Wednesday, March 27, 2019


1: Making sweater with cone of plum-colored thrift store yarn (size 6 needles, lacey pattern).

2: Rainbow sequin/bead cross hanging - inspired by my frustration at the Methodist church for their recent decision. Our congregation is a fully inclusive one (reconciling congregation), so I imagine the fight will go on.

3: AC-style pansy top - only a couple edges to stitch on in the back out of the 22+ flowers, then a bit more stitching on the stamen.  Sequins need to be added to about 80%, but that goes pretty quickly.

4: Matching skirt - not done at all!  I did trim the tops of the skirt+lining, and have the elastic ready.  Need to base the top edge over the elastic, so that I can fit the side seams. 

Refashioning of thrift store purchases:

Wide-leg canvas cargo trousers, trimmed into hemmed, above-knee bermuda shorts.  Comfy, but Jeanne says they are very unattractive!  :)

Full length black, embroidered gauzey knit trumpet skirt with big, swishy godets along the bottom.  I bought it to see if I liked floor-length skirts, but it was a bit too big around the waist and the massive heft of the thing constantly pulled it down.  Uber-frumpy.  So, I hiked the whole thing up to about knee length, re-used the elastic waistband after chopping it and taking it in, and took in the side seams.  Was limited a bit by the point where the godets tops hit the side seam - that now falls about 2" 1" below where I started decreasing to the waist.  It's okay, and much more wearable than it was.

Monday, February 11, 2019

Finished top photos

I finally took photos of my completed top - started 3 years ago during our first trip to Britain!

As a reminder, I made a stencil out of transparency film (ugh - won't do that again) and hand stamped the design using silver fabric paint on one of two xxl men's tshirts.  I snipped off the neckline of the underlying shirt (light gray), and recut armholes and side seams so that it is slightly snug in the upper torso and then more flowy at the bottom.  

I left the bottom hems intact, and stitched on necklines from another shirt into the armholes after stitching/snipping the design.  Oh, and originally the lower shirt was tan but I didn't like all that contrast, so I did an almost tie-dye effect on the lower layer in gray.  I used a mix of grays for the embroidery, so everything is at least mildly organic (I hope).  I wish I could have had matching shirt necks for the armholes, but I couldn't find anything. It actually looks far worse here (darker) because this just came out of the wash and the arm bands are darker when they are wet.

Neckline, showing how the under-layer is stitched to the top layer on the inside.  Also, so many knots!  This was a lot of hand stitching.

Closeup of stitching.

Thursday, January 17, 2019

England! Again!

We are back in England!  And I'm ALMOST finished with the Alabama Chanin-style t-shirt refashion that I started last time, 3 years ago.  By almost, I mean that I only have to stitch on the binding on the armholes, which means I'm really close!

I liked it so much, that when I noticed that there was a tshirt printshop right near my workplace (University of Bristol), I went in and came out with 6 tshirts for use in another project.  My goal is something like this:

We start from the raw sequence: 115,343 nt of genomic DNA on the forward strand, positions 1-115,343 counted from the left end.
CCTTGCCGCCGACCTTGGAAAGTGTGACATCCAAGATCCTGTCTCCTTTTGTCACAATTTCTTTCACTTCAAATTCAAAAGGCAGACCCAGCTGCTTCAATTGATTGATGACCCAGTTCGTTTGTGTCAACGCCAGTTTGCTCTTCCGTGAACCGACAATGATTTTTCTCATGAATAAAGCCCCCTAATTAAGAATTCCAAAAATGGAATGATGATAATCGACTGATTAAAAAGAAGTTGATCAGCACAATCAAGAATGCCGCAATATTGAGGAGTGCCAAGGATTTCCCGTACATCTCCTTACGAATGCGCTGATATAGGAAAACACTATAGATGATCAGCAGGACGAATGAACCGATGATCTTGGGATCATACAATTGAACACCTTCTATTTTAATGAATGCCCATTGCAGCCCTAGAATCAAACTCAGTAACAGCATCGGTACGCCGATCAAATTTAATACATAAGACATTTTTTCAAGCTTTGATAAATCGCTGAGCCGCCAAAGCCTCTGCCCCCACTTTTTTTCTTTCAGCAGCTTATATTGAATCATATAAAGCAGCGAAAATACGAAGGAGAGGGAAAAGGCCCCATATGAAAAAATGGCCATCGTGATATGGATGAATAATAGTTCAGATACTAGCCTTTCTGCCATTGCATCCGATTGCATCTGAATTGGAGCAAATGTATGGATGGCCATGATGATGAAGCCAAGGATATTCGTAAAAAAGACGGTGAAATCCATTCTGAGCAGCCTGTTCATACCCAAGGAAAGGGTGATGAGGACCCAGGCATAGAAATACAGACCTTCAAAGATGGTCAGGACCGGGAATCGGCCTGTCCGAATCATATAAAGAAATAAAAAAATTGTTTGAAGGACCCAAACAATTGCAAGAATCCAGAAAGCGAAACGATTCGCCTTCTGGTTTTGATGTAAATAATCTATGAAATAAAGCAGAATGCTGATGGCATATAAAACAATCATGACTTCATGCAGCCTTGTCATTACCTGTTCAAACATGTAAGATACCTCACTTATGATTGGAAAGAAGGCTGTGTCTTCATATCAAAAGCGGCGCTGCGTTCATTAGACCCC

I want to use as much of the original as possible this time, i.e., the neckband and possibly the binding that covers the shoulder seams.  I've been deconstructing tshirts (Gildan brand, not QUITE as soft as the other ones I used) all week and have really developed an appreciation for how they are put together.  The above photo was just for overall shape and color/pattern - I'm planning on draping and pinning the tshirts (xlarge) once the sleeves are removed.  So far, for the top, I may actually just fold beneath the armpits and leave the shoulders as is for kind of a cap-sleeve look.  

For the skirt I'll actually use 2 shirts (double layer, so 4 total), so there will be a horizontal seam around knee-level.  I haven't decided how to involve the transition from tube with armholes (big u-shapes after the shoulder is opened up) into skirt with narrow waist.  I pinned a bit this morning and think I can seam the sides to a point and then leave it open below that, without adding too much bulk at the hips.  But I'm not sure if I want an actual side seam, a pleat, or an overlap that is stitched down.  The lower layer will be a dark olive, for a little bit of contrast when I'm sitting/crossing my legs.  At least I THINK I'll do two layers - could still change my mind.

Since I have 3 chocolate shirts total, I have plenty of necklines to use two of them on the armholes, which is what I'm doing with my previous, almost-finished top.  

Tuesday, December 4, 2018

Fortuny gown, take 2...

Yup - pleating stretch silk charmeuse appears to be a no-go.  I THINK it's the "stretch" part that does it in.  I still plan on trying this out someday with real silk charmeuse.  I do like the full gown version in some ways a bit better than the 2-piece. 

Bubbles, bubbles, everywhere.  It's ALMOST homogeneous enough that it is wearable, but I think not quite.  It does look pretty with a belt on, though!  Perhaps I just now have the world's most luxurious nightgown? (that I can't wash?)